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July 31, 2001

The World Is His Oyster

By Sanford Wexler

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  • The World Is His Oyster

Traders usually rise at the crack of dawn.

Sean Dunlea, of Ivy Management Inc. in Boca Raton, Fla., is one trader who gets out of bed when most traders are fast asleep. He arrives at the trading desk around three in the morning. That's because Dunlea, who is 31, trades non-U.S. equities. He is one of Ivy's three international traders.

"We'll trade equities in just about any country," Dunlea said. "We'll trade anything from Eastern European countries to South Africa, Sweden, Denmark, Ireland, the United Kingdom or even India."

Founded in 1960, Ivy Management, a subsidiary of Toronto-based Mackenzie Investment Management Inc. (TSE: MCI), is the manager of the Ivy Funds. Ivy's 18 mutual funds, which are run by four portfolio managers, are primarily international and emerging growth equity funds. The firm has some $3.5 billion in assets and its clients include both individuals and institutions.

Born and raised in Boca Raton, Fla., Dunlea, earned an undergraduate degree in finance from Florida Atlantic University. He also took language courses in German and spent a year studying abroad at Erasmus University in Maastricht, Holland.

Graduating from college in 1993, Dunlea moved to Chicago and landed an internship with the International Trading Institute. He was charged with training traders from overseas on how to trade options in the U.S. markets.

About six months later, Dunlea joined Seliba Partners as an assistant trader at the Chicago Board Options Exchange. Then, in late 1994, it was off to Frankfurt, Germany, where he joined Dresnder Kleinwort Benson (DKB).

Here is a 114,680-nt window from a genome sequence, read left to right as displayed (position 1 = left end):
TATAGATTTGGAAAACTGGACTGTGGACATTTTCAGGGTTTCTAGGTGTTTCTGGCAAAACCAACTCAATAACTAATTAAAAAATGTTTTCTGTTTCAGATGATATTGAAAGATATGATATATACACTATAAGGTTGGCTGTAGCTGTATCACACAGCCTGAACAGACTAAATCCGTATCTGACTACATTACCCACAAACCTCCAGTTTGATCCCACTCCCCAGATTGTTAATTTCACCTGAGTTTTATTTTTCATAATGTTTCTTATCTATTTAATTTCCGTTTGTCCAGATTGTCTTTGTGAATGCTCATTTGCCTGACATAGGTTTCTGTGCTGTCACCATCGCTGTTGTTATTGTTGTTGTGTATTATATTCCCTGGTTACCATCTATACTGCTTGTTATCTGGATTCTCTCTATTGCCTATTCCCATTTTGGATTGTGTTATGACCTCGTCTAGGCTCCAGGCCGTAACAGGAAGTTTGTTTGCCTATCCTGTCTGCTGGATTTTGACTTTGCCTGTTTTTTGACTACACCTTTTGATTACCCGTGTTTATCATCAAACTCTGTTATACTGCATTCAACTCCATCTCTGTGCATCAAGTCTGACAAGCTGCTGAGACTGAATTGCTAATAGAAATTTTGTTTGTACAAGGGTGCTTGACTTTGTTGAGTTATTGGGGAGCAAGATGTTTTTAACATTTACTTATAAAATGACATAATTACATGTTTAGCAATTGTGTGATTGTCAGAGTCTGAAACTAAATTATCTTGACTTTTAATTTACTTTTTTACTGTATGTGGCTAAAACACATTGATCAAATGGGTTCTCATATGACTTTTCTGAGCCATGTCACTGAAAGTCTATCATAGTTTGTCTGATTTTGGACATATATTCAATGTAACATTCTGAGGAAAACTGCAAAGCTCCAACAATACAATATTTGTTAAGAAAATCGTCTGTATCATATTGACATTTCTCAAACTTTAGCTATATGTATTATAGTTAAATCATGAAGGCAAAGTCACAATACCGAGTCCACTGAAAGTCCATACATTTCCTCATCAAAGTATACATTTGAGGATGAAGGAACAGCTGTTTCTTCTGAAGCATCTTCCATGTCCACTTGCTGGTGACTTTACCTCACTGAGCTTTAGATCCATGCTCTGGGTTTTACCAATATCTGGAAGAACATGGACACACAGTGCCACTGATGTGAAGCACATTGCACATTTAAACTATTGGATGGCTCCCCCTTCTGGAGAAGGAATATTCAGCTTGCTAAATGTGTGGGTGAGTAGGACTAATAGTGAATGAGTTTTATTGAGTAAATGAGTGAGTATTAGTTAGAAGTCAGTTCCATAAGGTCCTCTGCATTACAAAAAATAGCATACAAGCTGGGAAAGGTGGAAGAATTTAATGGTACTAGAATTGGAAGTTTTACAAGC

He traded equity options at DKB for the next five years. Two years ago, he returned to his hometown of Boca Raton and joined Ivy Management as a seasoned, international trader, who also spoke fluent German.

To Dunlea the challenge of trading foreign stocks is to successfully deal with a market that, unlike the U.S. listed markets, is completely electronic.

For example, he said that what Nasdaq traders are experiencing with the switchover to decimals is something that he has been facing for several years. "The biggest challenge for our traders is to see what's behind the market," Dunlea said. He pointed out that it's difficult for a trader to gauge the breadth of the marketplace when the trader is far away from an actual trading floor where traders are calling out orders.

Dunlea finds he achieves better execution when he places an order directly to an overseas broker dealer's trading desk rather than to the firm's U.S. office. "I can easily call a [broker dealer's] New York office and they can pass it on," he said, "but then we are at the mercy of the broker."

For most U.S. firms handling European stocks, London is the trading base. After receiving the orders in London, they then execute the orders in the respective country. But Dunlea tries, if there is time available, to execute his order in the country where the stock is traded.